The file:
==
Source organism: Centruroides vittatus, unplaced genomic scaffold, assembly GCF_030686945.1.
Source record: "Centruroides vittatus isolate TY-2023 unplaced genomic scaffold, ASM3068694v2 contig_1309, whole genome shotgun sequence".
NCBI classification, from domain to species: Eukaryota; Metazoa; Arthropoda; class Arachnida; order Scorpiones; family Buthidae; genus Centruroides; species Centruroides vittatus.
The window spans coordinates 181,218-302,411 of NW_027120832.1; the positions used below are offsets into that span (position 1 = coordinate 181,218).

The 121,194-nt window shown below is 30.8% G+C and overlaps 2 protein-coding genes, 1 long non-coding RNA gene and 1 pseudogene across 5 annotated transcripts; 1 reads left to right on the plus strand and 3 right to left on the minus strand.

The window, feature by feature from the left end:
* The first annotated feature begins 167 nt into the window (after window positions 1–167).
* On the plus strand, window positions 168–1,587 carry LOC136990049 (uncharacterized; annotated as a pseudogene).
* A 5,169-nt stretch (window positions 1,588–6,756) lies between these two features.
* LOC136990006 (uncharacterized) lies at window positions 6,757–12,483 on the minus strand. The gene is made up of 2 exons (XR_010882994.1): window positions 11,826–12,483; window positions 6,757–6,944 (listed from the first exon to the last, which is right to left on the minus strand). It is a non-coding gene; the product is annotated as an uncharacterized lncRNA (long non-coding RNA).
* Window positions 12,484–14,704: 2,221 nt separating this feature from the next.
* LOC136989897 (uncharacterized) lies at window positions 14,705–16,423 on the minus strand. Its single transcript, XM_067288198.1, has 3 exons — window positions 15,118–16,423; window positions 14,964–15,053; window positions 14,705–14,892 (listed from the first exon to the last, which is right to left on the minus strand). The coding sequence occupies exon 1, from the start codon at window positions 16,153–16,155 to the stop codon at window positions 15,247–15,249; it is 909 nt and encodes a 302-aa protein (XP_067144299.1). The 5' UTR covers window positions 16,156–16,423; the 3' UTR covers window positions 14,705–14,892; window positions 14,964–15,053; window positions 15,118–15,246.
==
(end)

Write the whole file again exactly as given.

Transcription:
Source organism: Centruroides vittatus, unplaced genomic scaffold, assembly GCF_030686945.1.
Source record: "Centruroides vittatus isolate TY-2023 unplaced genomic scaffold, ASM3068694v2 contig_1309, whole genome shotgun sequence".
NCBI classification, from domain to species: Eukaryota; Metazoa; Arthropoda; class Arachnida; order Scorpiones; family Buthidae; genus Centruroides; species Centruroides vittatus.
The window spans coordinates 181,218-302,411 of NW_027120832.1; the positions used below are offsets into that span (position 1 = coordinate 181,218).

The 121,194-nt window shown below is 30.8% G+C and overlaps 2 protein-coding genes, 1 long non-coding RNA gene and 1 pseudogene across 5 annotated transcripts; 1 reads left to right on the plus strand and 3 right to left on the minus strand.

The window, feature by feature from the left end:
* The first annotated feature begins 167 nt into the window (after window positions 1–167).
* On the plus strand, window positions 168–1,587 carry LOC136990049 (uncharacterized; annotated as a pseudogene).
* A 5,169-nt stretch (window positions 1,588–6,756) lies between these two features.
* LOC136990006 (uncharacterized) lies at window positions 6,757–12,483 on the minus strand. The gene is made up of 2 exons (XR_010882994.1): window positions 11,826–12,483; window positions 6,757–6,944 (listed from the first exon to the last, which is right to left on the minus strand). It is a non-coding gene; the product is annotated as an uncharacterized lncRNA (long non-coding RNA).
* Window positions 12,484–14,704: 2,221 nt separating this feature from the next.
* LOC136989897 (uncharacterized) lies at window positions 14,705–16,423 on the minus strand. Its single transcript, XM_067288198.1, has 3 exons — window positions 15,118–16,423; window positions 14,964–15,053; window positions 14,705–14,892 (listed from the first exon to the last, which is right to left on the minus strand). The coding sequence occupies exon 1, from the start codon at window positions 16,153–16,155 to the stop codon at window positions 15,247–15,249; it is 909 nt and encodes a 302-aa protein (XP_067144299.1). The 5' UTR covers window positions 16,156–16,423; the 3' UTR covers window positions 14,705–14,892; window positions 14,964–15,053; window positions 15,118–15,246.